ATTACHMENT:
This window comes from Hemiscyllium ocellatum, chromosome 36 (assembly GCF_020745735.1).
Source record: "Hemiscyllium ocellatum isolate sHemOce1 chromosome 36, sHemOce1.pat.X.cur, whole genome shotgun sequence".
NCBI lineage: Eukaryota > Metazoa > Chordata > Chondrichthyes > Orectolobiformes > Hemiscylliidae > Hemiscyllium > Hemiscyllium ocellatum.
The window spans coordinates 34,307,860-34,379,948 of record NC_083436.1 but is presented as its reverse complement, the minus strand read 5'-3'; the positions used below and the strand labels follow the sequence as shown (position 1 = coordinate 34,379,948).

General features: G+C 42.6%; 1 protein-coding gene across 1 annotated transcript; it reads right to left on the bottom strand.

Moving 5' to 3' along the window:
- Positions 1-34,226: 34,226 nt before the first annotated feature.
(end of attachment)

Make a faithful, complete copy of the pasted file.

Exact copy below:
This window comes from Hemiscyllium ocellatum, chromosome 36 (assembly GCF_020745735.1).
Source record: "Hemiscyllium ocellatum isolate sHemOce1 chromosome 36, sHemOce1.pat.X.cur, whole genome shotgun sequence".
NCBI lineage: Eukaryota > Metazoa > Chordata > Chondrichthyes > Orectolobiformes > Hemiscylliidae > Hemiscyllium > Hemiscyllium ocellatum.
The window spans coordinates 34,307,860-34,379,948 of record NC_083436.1 but is presented as its reverse complement, the minus strand read 5'-3'; the positions used below and the strand labels follow the sequence as shown (position 1 = coordinate 34,379,948).

General features: G+C 42.6%; 1 protein-coding gene across 1 annotated transcript; it reads right to left on the bottom strand.

Moving 5' to 3' along the window:
- Positions 1-34,226: 34,226 nt before the first annotated feature.